Hackney v. Lafler

Filing 79

ORDER GRANTING Petitioner's Motion to Proceed In Forma Pauperis on Appeal and DENYING Petitioner's Motion for a Certificate of Appealability, re 76 MOTION for Certificate of Appealability and re 75 Application to Proceed In Forma Pauperis filed by Robert Earl Hackney. Signed by District Judge Thomas L Ludington. (Goltz, D)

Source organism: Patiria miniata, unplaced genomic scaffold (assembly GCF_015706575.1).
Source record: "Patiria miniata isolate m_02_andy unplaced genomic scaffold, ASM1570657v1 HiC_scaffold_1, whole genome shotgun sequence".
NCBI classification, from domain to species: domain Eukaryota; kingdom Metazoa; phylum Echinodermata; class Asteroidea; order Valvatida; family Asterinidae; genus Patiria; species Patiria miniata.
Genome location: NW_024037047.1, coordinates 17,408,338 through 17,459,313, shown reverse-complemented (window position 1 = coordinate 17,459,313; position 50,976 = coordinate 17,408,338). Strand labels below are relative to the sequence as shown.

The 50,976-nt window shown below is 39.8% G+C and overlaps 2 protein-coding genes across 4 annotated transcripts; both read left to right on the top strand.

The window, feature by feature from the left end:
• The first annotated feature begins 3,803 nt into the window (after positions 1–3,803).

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UNITED STATES DISTRICT COURT EASTERN DISTRICT OF MICHIGAN NORTHERN DIVISION ROBERT EARL HACKNEY, Petitioner, v. BLAINE LAFLER, Respondent. ________________________________________/ ORDER GRANTING PETITIONER'S MOTION TO PROCEED IN FORMA PAUPERIS ON APPEAL AND DENYING PETITIONER'S MOTION FOR A CERTIFICATE OF APPEALABILITY Petitioner Robert Earl Hackney has appealed the Court's Opinion and Order denying his habeas corpus petition, which challenges Petitioner's state conviction for first-degree criminal sexual conduct. Currently pending before the Court are Petitioner's motion to proceed in forma pauperis on appeal and Petitioner's motion for a certificate of appealability. I. "[A] prisoner seeking postconviction relief under 28 U.S.C. 2254 has no automatic right to appeal a district court's denial or dismissal of the petition. Instead, [the] petitioner must first seek and obtain a [certificate of appealability.]" Miller-El v. Cockrell, 537 U.S. 322, 327 (2003). A certificate of appealability may issue "only if the applicant has made a substantial showing of the denial of a constitutional right." 28 U.S.C. 2253(c)(2). "It is consistent with 2253 that a [certificate of appealability] will issue in some instances where there is no certainty of ultimate relief. After all, when a [certificate of appealability] is sought, the whole premise is that the prisoner Case Number 06-10710 Honorable Thomas L. Ludington `has already failed in that endeavor.'" Miller-El, 537 U.S. at 337 (quoting Barefoot v. Estelle, 463 U.S. 880, 893 n.4 (1983)). Courts must either issue a certificate of appealability indicating which issues satisfy the required showing or provide reasons why such a certificate should not issue. 28 U.S.C. 2253(c)(3); Fed. R. App. P. 22(b)(1); In Re Certificates of Appealability, 106 F.3d 1306, 1307 (6th Cir. 1997). Where a district court has rejected the constitutional claims on the merits, the showing required to satisfy 2253(c) is straightforward: The petitioner must demonstrate that reasonable jurists would find the district court's assessment of the constitutional claims debatable or wrong. . . . When the district court denies a habeas petition on procedural grounds without reaching the prisoner's underlying constitutional claim, a [certificate of appealability] should issue when the prisoner shows, at least, that jurists of reason would find it debatable whether the petition states a valid claim of the denial of a constitutional right and that jurists of reason would find it debatable whether the district court was correct in its procedural ruling. Slack v. McDaniel, 529 U.S. 473, 484 (2000). "[A] claim can be debatable even though every jurist of reason might agree, after the [certificate of appealability] has been granted and the case has received full consideration, that [the] petitioner will not prevail." Miller-El, 537 U.S. at 338. II. Petitioner's habeas claims allege that: I. It was reversible error for the trial court to allow Dr. Bowditch's videotaped deposition in lieu of live testimony before the trier of facts in violation of Mr. Hackney's constitutional due process right to confrontation and his right to a fair trial where Dr. Bowditch's videotape[d] testimony was admitted into evidence without a showing that he was constitutionally unavailable and his taped testimony was no substitute for live trial testimony where defendant's right to confrontation and fair trial outweighed any state interest. Defendant was denied his federal and state constitutional rights to an impartial jury drawn from a fair cross section of the community -2- II. where there were no African Americans in the array from which his jury was selected due to the systematic exclusion of African American[] residents of the county from circuit jury service. III. Defendant's conviction must be reversed where the police department and the prosecution denied the defendant his state and federal constitutional right to due process and a fair trial by failing to fully investigate the charges <US CONST, AM V; MICH CONST 1963 Art 1 17>, relegating Mr. Hackney's trial to a credibility contest where the evidence was less than overwhelming. Defendant Hackney is entitled to resentencing because the statutory sentencing guidelines were misscored as to offense variable 7 and the sentence is a departure from the statutory sentencing guidelines imposed without compliance with departure requirements. The trial court violated Mr. Hackney's federal constitutional rights, US CONST AMS V, VI, XIV at sentencing by scoring the statutory sentencing guidelines based on its findings of additional facts which the prosecutor had not charged, which had not been submitted to the jury, and which Mr. Hackney had not admitted. The defendant was denied effective assistance of counsel, that counsel's error was so serious as to deprive the defendant [of] a fair trial guaranteed him under the Sixth and Fourteenth Amendment of the U.S. Constitution. The prosecution didn't present to the district court sufficient evidence of venue to prove by a preponderance of evidence that this crime occurred (1) in the Township of Constantine and (2) in the County of St. Joseph. The prosecutor violated the defendant's state and federal constitutional right of due process and fair trial by engaging in prejudicial misconduct during trial. The prosecutor didn't present sufficient evidence to support the charge of first degree. IV. V. VI. VII. VIII. IX. -3- X. The trial court abused its discretion and violated the defendant's due process right under the Fifth and Fourteenth Amendment[s] by admitting into evidence, evidence that did not comply with [a] federal rule and state rule of court. A. The first and tenth habeas claims challenge the admission of a videotaped deposition of the physician who examined the complainant following the alleged criminal sexual conduct. Petitioner alleges that the videotaped deposition was inadmissible under the Michigan Rules of Evidence and violated his constitutional right to confront the physician. The Court determined that these claims were procedurally defaulted because Petitioner agreed to the use of the deposition at trial and the Michigan Court of Appeals determined that Petitioner waived appellate review of his claim. Reasonable jurists would not debate whether the Court's procedural ruling was correct or whether Petitioner has stated a valid claim of the denial of a constitutional right. Therefore, a certificate of appealability will not issue on claims I and X. B. The second habeas claim alleges that Petitioner was denied his constitutional rights to equal protection of the law and to an impartial jury drawn from a fair cross-section of the community. Petitioner, who is an African American, states that there were no African Americans in the array from which his jury was selected due to the systematic exclusion of African Americans from circuit court juries in St. Joseph County. The Court rejected the claim because Petitioner did not demonstrate that African Americans were not fairly and reasonably represented in jury venires or that this underrepresentation was due to intentional discrimination or systematic exclusion of African Americans in the jury-selection process. The Court found no merit in Petitioner's equal -4- protection claim because he failed to show that the jury-selection method had a discriminatory purpose. On September 24, 2008, three months after the district court issued the opinion and order denying Petitioner's habeas claim, No. 06-10710, 2008 WL 2544869 (E.D. Mich. June 20, 2008), the Sixth Circuit Court of Appeals issued an opinion in Smith v. Berghuis, 543 F.3d 326 (6th Cir. 2008), cert. granted, 77 U.S.L.W. 3012 (U.S. Sept. 30, 2009) (No. 08-1402), potentially expanding the availability of relief for prisoners asserting Sixth Amendment cross-section claims on collateral appeal. In Smith, the Sixth Circuit considered a state prisoner's claim pursuant to a 28 U.S.C. 2254 habeas petition that the Kent County, Michigan Circuit Court jury that convicted him of murder was not drawn from a fair cross-section of the community. The three-judge panel ordered a new trial based on: "Kent County's practice of assigning jurors [from concentrated minority sections of the county] to district court panels prior to assigning [them] to circuit courts"; the county's practice of permitting non-statutory excuses, such as inability to find transportation or child care, that disproportionately excuse members of minority populations; and the county's "failure to send additional letters to areas with a high concentration of African Americans" in an effort to find jurors who do not respond to initial questionnaires. Id. at 339. Smith is similar to this case in that Petitioner has raised a Sixth Amendment claim as part of a 2254 habeas petition, but Petitioner's only allegation of discriminatory purpose or systemic exclusion is a comment from the trial judge that there were no African Americans on the jury because Michigan's statutory jury selection system relies on drivers license information and African Americans are, according to the trial judge, underrepresented in the Michigan drivers license pool. See People v. Hackney, No. 06-10710, 2005 WL 433622 at *1 n.2 (Mich. App. Feb. 24, 2005). -5- Under Smith and Duren v. Missouri, 439 U.S. 357 (1979), the petitioner need not show intentional discrimination but he must at least demonstrate systemic exclusion. Smith, 543 F.3d at 34243. "The systemic exclusion requirement as discussed in Duren . . . does not mean that a defendant's proof must be unequivocal . . . but instead, the proof must be sufficient to support an inference that a particular process results in the underrepresentation of a distinctive group." Id. Here, the petitioner has offered nothing more than the allegation that the process of using drivers license data to assemble the jury pool violates the Sixth Amendment fair cross-section requirement. There is no evidence in the record substantiating the trial judge's comment, nor is there any specific information describing how St. Joseph County used the drivers license information to assemble the jury for Petitioner's trial. Moreover, there is no evidence that the discrimination is systemic--Petitioner has alleged that his jury was all white, but he has offered no information about the typical jury venire in St. Joseph County. Although the Sixth Circuit's decision in Smith might eventually lead the State of Michigan to rethink its statute governing assembly of jury pools and counties may reconsider how they use that information, it does not mean that every criminal defendant convicted by a jury assembled from state drivers license data is entitled to a new trial. A certificate of appealability will be denied as to Petitioner's Sixth Amendment cross-section claim. C. The third, seventh, eight, and ninth habeas claims challenge the strength of the evidence against Petitioner. The third claim alleges that the prosecution failed to fully investigate the charges. The seventh claim alleges that the prosecutor failed to establish venue. The eighth claim asserts that the prosecutor suppressed evidence about a defense witness and relied on perjured testimony, and -6- the ninth claim alleges that the evidence was insufficient to sustain Petitioner's conviction. The Court found no merit in these claims, because (1) the prosecutor was not required "to conduct a defendant's investigation or assist in the presentation of the defense's case," United States v. Marrero, 904 F.2d 251, 261 (5th Cir. 1990); (2) the contention that venue was improper is not a cognizable claim on habeas or post-conviction review, Williams v. United States, 582 F.2d 1039, 1040-42 (6th Cir. 1978); (3) Petitioner's claim about the prosecutor withholding exculpatory evidence was based on mere speculation, and the evidence allegedly withheld was not "material" evidence; and (4) the victim's testimony alone, if believed by the trier of fact, was sufficient evidence to support Petitioner's conviction for criminal sexual conduct. Reasonable jurists would not find the Court's resolution of these claims debatable or wrong. Consequently, a certificate of appealability will not issue on claims III, VII, VIII, and IX. D. The sixth habeas claim alleges that Petitioner's trial attorney deprived him of his right to effective assistance of counsel. Petitioner asserts that his attorney failed to secure a surveillance videotape from a gas station, which would have demonstrated that the complainant did not seek help or try to escape while he purchased fuel and drinks. The Court determined that no prejudice resulted from counsel's omission, because the complainant admitted to the jury that she did not seek assistance at the gas station. Next, Petitioner asserts that his attorney should have questioned the complainant's mother about her abusive treatment of the complainant. Defense counsel did question the complainant's -7- mother about a beating, and there was testimony that the beating could not have caused the complainant's vaginal injuries. Thus, defense counsel's performance was not deficient, and the alleged deficiency did not prejudice the defense. Petitioner's final claim about defense counsel is that he failed to advise Petitioner of his right to confront witnesses, he failed to impeach the examining physician about the complainant's injuries, and he did not object at trial to the admission of the physician's deposition. The record indicates that Petitioner was aware of his right to confront the witnesses against him, and defense counsel did ask the physician about the complainant's bruises and abrasions and the physician's medical conclusions. Defense counsel's willingness to depose the physician before trial and to use the physician's deposition testimony at trial did not rise to the level of ineffective assistance, because some of the physician's deposition testimony was favorable to Petitioner. Reasonable jurists would agree with the Court's conclusion that defense counsel's performance was not deficient and that the allegedly deficient performance did not prejudice Petitioner. Therefore, a certificate of appealability will not issue on claim VI. E. The fourth and fifth habeas claims challenge the scoring of the state sentencing guidelines. These claims are not cognizable on federal habeas corpus review, Howard v. White, 76 Fed. Appx. 52, 53 (6th Cir. 2003), and Petitioner's reliance on Blakely v. Washington, 542 U.S. 296 (2004), is misplaced because "Blakely does not apply to Michigan's indeterminate sentencing scheme." Tironi v. Birkett, 252 Fed. Appx. 724, 725 (6th Cir. 2007) (unpublished opinion), cert. denied, __ U.S. __, 128 S. Ct. 1898 (2008). A certificate of appealability will not issue on claims IV and V because reasonable jurists would not debate the Court's resolution of the claims. -8- III. Accordingly, it is ORDERED that the motion for a certificate of appealability [Dkt. # 76] is denied. It is FURTHER ORDERED that the motion for leave to proceed in forma pauperis [Dkt. #75] is GRANTED, because an appeal could be taken in good faith. 28 U.S.C. 1915(a)(3); Fed. R. App. P. 24(a)(4)(B). s/Thomas L. Ludington THOMAS L. LUDINGTON United States District Judge Dated: October 28, 2009 PROOF OF SERVICE The undersigned certifies that a copy of the foregoing order was served upon each attorney or party of record herein by electronic means or first class U.S. mail on October 28, 2009. s/Tracy A. Jacobs TRACY A. JACOBS -9-